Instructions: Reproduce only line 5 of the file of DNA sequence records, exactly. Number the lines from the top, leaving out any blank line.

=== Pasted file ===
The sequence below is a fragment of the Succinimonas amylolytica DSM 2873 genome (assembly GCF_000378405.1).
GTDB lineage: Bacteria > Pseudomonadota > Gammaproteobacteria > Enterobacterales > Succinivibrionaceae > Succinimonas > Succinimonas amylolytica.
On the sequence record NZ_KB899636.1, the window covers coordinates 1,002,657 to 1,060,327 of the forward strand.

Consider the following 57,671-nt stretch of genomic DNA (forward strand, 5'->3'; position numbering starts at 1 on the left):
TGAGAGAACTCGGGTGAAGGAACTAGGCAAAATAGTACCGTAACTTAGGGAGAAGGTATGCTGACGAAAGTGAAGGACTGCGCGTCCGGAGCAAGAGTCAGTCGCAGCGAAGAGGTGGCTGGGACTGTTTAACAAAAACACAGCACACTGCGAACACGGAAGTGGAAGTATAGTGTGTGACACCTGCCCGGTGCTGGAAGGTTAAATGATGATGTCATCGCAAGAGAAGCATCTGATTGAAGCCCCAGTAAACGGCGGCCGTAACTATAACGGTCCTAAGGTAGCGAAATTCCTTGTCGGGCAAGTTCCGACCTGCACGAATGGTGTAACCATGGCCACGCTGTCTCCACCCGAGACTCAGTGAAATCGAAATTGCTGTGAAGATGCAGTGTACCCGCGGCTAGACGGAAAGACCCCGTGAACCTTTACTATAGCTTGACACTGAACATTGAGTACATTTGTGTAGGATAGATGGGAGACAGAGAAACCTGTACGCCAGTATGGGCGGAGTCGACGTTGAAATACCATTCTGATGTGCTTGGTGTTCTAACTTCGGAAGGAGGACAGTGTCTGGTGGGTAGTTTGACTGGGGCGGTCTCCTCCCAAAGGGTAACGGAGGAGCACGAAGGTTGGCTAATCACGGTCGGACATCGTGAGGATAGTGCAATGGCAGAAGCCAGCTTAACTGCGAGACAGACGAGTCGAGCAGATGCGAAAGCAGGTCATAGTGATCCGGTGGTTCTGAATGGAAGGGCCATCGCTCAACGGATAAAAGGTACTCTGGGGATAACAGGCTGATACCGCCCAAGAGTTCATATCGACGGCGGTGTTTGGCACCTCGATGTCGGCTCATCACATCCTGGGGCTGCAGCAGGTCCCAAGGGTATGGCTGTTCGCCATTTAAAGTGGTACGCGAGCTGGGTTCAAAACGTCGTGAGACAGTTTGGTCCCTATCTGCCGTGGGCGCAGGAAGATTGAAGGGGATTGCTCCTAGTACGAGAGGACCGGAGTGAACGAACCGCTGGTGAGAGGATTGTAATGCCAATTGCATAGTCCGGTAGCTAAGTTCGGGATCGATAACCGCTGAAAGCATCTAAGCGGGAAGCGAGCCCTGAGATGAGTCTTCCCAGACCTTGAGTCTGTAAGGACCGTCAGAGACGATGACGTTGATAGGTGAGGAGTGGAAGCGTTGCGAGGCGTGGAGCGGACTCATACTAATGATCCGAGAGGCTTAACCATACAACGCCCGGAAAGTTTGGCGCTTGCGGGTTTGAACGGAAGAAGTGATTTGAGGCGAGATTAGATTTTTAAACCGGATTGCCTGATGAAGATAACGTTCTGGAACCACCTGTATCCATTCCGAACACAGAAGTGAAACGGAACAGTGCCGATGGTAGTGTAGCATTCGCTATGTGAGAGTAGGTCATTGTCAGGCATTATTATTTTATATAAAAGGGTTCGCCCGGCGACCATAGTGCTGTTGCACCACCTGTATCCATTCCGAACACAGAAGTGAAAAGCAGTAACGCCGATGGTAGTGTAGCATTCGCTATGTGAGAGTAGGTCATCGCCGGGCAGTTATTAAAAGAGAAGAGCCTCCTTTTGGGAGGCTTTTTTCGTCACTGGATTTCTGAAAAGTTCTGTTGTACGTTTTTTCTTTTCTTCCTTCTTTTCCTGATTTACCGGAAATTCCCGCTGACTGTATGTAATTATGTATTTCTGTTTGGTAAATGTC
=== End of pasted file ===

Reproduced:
TGAGAGAACTCGGGTGAAGGAACTAGGCAAAATAGTACCGTAACTTAGGGAGAAGGTATGCTGACGAAAGTGAAGGACTGCGCGTCCGGAGCAAGAGTCAGTCGCAGCGAAGAGGTGGCTGGGACTGTTTAACAAAAACACAGCACACTGCGAACACGGAAGTGGAAGTATAGTGTGTGACACCTGCCCGGTGCTGGAAGGTTAAATGATGATGTCATCGCAAGAGAAGCATCTGATTGAAGCCCCAGTAAACGGCGGCCGTAACTATAACGGTCCTAAGGTAGCGAAATTCCTTGTCGGGCAAGTTCCGACCTGCACGAATGGTGTAACCATGGCCACGCTGTCTCCACCCGAGACTCAGTGAAATCGAAATTGCTGTGAAGATGCAGTGTACCCGCGGCTAGACGGAAAGACCCCGTGAACCTTTACTATAGCTTGACACTGAACATTGAGTACATTTGTGTAGGATAGATGGGAGACAGAGAAACCTGTACGCCAGTATGGGCGGAGTCGACGTTGAAATACCATTCTGATGTGCTTGGTGTTCTAACTTCGGAAGGAGGACAGTGTCTGGTGGGTAGTTTGACTGGGGCGGTCTCCTCCCAAAGGGTAACGGAGGAGCACGAAGGTTGGCTAATCACGGTCGGACATCGTGAGGATAGTGCAATGGCAGAAGCCAGCTTAACTGCGAGACAGACGAGTCGAGCAGATGCGAAAGCAGGTCATAGTGATCCGGTGGTTCTGAATGGAAGGGCCATCGCTCAACGGATAAAAGGTACTCTGGGGATAACAGGCTGATACCGCCCAAGAGTTCATATCGACGGCGGTGTTTGGCACCTCGATGTCGGCTCATCACATCCTGGGGCTGCAGCAGGTCCCAAGGGTATGGCTGTTCGCCATTTAAAGTGGTACGCGAGCTGGGTTCAAAACGTCGTGAGACAGTTTGGTCCCTATCTGCCGTGGGCGCAGGAAGATTGAAGGGGATTGCTCCTAGTACGAGAGGACCGGAGTGAACGAACCGCTGGTGAGAGGATTGTAATGCCAATTGCATAGTCCGGTAGCTAAGTTCGGGATCGATAACCGCTGAAAGCATCTAAGCGGGAAGCGAGCCCTGAGATGAGTCTTCCCAGACCTTGAGTCTGTAAGGACCGTCAGAGACGATGACGTTGATAGGTGAGGAGTGGAAGCGTTGCGAGGCGTGGAGCGGACTCATACTAATGATCCGAGAGGCTTAACCATACAACGCCCGGAAAGTTTGGCGCTTGCGGGTTTGAACGGAAGAAGTGATTTGAGGCGAGATTAGATTTTTAAACCGGATTGCCTGATGAAGATAACGTTCTGGAACCACCTGTATCCATTCCGAACACAGAAGTGAAACGGAACAGTGCCGATGGTAGTGTAGCATTCGCTATGTGAGAGTAGGTCATTGTCAGGCATTATTATTTTATATAAAAGGGTTCGCCCGGCGACCATAGTGCTGTTGCACCACCTGTATCCATTCCGAACACAGAAGTGAAAAGCAGTAACGCCGATGGTAGTGTAGCATTCGCTATGTGAGAGTAGGTCATCGCCGGGCAGTTATTAAAAGAGAAGAGCCTCCTTTTGGGAGGCTTTTTTCGTCACTGGATTTCTGAAAAGTTCTGTTGTACGTTTTTTCTTTTCTTCCTTCTTTTCCTGATTTACCGGAAATTCCCGCTGACTGTATGTAATTATGTATTTCTGTTTGGTAAATGTC